This short collection of stories Rosamond Lehmann wrote during the Second World War. They concern primarily the minutiae of everyday rural life. These stories do seem to offer the reader a different view of the world than Rosamond Lehmann’s novels which are more concerned with romantic love and the women who are hurt or betrayed by it. The war looms large particularly in the last of these stories, the families are socially speaking like those of the novels I have read – yet their worlds have been shrunk by the war. A lost trunk could prove disastrous- there is no chance of just replacing everything during such times.
The title story – and “The red-haired Miss Daintreys” are narrated by Rebecca, the memorable narrator of Rosamond Lehmann’s brilliant complex novel “The Ballad and the source” which I read about a year ago. In “The Gipsy’s Baby” Rebecca and her sisters strike up a fragile, unlikely friendship with the Wyatt children, who live in a tiny cottage at the end of the lane. The social gulf however is just too hard to bridge and when the gypsies arrive the scene is set for tragedy.
“In October, the gipsies came back. They came twice a year, in spring and autumn, streaming through the village in ragged procession, with two yellow and red caravans; men in cloth caps, with handkerchiefs knotted round their throats, women in black with cross over shawls and voluminous skirts, some scarecrow children, and several thin-ribbed dogs of the whippet race running on leads tied, much to Jess’s disquiet, under the shafts of the caravans.”
In “The red-headed Miss Daintreys” Rebecca and her family meet the four Daintrey daughters and their parents while on holiday on the Isle of Wight. The relationship with the family continues for some years – seeing the eldest Miss Daintrey the subject of an unlikely romance.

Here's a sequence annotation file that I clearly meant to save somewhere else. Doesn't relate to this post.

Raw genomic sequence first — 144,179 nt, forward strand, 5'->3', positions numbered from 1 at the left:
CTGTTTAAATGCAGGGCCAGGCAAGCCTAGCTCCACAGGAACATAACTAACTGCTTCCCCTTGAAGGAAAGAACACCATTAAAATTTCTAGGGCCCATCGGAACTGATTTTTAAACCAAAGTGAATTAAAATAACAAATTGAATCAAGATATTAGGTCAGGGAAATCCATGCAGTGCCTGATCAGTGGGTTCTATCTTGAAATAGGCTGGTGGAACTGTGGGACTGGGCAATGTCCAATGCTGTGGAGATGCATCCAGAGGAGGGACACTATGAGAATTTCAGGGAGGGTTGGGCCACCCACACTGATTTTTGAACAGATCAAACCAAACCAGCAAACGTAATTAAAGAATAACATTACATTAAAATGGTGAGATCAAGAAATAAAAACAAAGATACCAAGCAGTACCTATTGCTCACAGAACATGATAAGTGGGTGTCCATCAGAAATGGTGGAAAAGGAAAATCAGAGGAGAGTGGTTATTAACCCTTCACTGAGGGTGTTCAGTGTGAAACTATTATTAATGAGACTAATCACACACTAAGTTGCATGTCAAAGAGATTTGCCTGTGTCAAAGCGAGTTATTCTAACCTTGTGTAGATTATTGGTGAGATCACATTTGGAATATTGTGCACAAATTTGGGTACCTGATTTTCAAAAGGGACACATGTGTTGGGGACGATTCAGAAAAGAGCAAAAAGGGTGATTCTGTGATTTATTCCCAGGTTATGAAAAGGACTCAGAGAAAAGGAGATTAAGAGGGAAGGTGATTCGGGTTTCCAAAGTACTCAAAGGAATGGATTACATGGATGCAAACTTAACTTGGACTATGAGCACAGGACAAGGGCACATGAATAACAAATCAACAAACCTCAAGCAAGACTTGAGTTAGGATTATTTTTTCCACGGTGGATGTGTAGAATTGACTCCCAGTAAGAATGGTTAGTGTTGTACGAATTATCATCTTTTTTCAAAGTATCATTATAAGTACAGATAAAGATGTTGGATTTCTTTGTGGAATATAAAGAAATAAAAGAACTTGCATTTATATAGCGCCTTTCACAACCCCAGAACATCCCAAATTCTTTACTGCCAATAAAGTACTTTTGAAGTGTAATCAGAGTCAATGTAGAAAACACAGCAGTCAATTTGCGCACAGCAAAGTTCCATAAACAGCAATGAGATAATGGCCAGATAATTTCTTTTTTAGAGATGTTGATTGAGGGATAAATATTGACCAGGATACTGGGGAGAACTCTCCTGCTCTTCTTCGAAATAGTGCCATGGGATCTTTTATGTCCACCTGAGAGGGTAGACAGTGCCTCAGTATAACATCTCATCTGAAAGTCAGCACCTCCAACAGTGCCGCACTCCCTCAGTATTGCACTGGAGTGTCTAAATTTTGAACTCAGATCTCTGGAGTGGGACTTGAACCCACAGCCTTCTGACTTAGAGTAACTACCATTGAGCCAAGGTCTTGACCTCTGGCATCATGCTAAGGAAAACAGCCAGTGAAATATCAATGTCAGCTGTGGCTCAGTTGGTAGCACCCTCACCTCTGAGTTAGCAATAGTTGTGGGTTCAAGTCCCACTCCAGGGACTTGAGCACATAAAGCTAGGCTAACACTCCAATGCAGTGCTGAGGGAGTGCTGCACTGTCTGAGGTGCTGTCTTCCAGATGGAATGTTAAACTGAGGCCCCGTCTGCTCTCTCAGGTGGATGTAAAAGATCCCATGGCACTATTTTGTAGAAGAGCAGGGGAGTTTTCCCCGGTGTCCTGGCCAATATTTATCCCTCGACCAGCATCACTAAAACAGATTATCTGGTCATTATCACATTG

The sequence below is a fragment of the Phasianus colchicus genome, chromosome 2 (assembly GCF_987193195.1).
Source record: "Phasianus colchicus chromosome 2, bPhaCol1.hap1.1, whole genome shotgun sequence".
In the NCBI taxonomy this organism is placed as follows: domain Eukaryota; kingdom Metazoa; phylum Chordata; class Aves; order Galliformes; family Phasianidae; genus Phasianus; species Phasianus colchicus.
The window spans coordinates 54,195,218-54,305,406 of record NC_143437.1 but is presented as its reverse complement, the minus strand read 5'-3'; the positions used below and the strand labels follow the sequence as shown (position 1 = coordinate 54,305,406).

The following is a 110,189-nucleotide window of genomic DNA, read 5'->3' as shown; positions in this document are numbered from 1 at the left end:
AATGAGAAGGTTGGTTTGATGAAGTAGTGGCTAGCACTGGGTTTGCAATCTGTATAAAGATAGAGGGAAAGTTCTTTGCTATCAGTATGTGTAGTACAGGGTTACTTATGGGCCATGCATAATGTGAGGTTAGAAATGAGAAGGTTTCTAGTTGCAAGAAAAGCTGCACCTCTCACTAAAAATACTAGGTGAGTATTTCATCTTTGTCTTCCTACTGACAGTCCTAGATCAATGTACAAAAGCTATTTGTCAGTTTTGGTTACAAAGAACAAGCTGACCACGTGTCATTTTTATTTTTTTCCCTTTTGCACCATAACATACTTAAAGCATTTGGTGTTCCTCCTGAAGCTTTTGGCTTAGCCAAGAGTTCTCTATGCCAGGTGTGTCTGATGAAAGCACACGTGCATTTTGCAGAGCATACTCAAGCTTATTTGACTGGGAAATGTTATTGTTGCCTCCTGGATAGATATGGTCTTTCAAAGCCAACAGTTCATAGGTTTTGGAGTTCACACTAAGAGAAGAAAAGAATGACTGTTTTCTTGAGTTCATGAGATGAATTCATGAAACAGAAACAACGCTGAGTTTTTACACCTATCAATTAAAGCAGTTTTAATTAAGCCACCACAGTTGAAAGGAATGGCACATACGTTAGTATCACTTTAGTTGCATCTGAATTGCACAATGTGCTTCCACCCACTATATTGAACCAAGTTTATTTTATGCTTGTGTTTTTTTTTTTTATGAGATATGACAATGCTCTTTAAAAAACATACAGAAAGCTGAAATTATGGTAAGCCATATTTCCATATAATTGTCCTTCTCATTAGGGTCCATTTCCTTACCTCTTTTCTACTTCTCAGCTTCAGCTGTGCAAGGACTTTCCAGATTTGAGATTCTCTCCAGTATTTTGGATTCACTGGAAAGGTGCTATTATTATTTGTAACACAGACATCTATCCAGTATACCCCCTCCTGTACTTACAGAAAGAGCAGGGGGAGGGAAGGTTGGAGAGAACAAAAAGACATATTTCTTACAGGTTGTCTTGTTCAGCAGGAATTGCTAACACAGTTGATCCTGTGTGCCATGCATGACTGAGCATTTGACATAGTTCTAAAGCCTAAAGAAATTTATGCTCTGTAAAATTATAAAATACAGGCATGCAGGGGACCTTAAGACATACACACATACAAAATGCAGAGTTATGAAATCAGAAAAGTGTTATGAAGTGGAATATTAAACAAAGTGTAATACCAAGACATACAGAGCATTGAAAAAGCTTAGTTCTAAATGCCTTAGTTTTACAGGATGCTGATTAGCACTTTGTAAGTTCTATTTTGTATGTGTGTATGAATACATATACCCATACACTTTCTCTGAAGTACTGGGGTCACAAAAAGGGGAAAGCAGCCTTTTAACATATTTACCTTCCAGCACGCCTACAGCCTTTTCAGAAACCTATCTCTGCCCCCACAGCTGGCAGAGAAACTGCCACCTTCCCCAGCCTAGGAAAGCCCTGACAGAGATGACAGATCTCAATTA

The next three stories: “When the waters came”, “A dream of winter” and “Wonderful holidays “are each about Mrs Ritchie and her children Jane and John. A bee man arrives during winter to take the swarm living in the walls of the house; there are village amateur dramatics during school holidays, while a WW1 veteran misses his absent wife.
“I wrote to her yesterday and told her she better come back. I don’t like the idea of her being up in town. Those last raids were child’s play to what’s coming, so I hear. They might start any moment. I can’t have her exposing herself to them. Besides’ his voice went up his nose, weak with self-pity – ‘I can’t see to everything myself day in day out like this. There’s all the potatoes to go in. It means too much stooping for me”
I loved these wonderful stories – they are quite different to the novels of Rosamond Lehmann that I have read – but they are beautifully written, the characterisation just as well developed. The world of adults seen mainly through the eyes of children during those war years is brilliantly portrayed.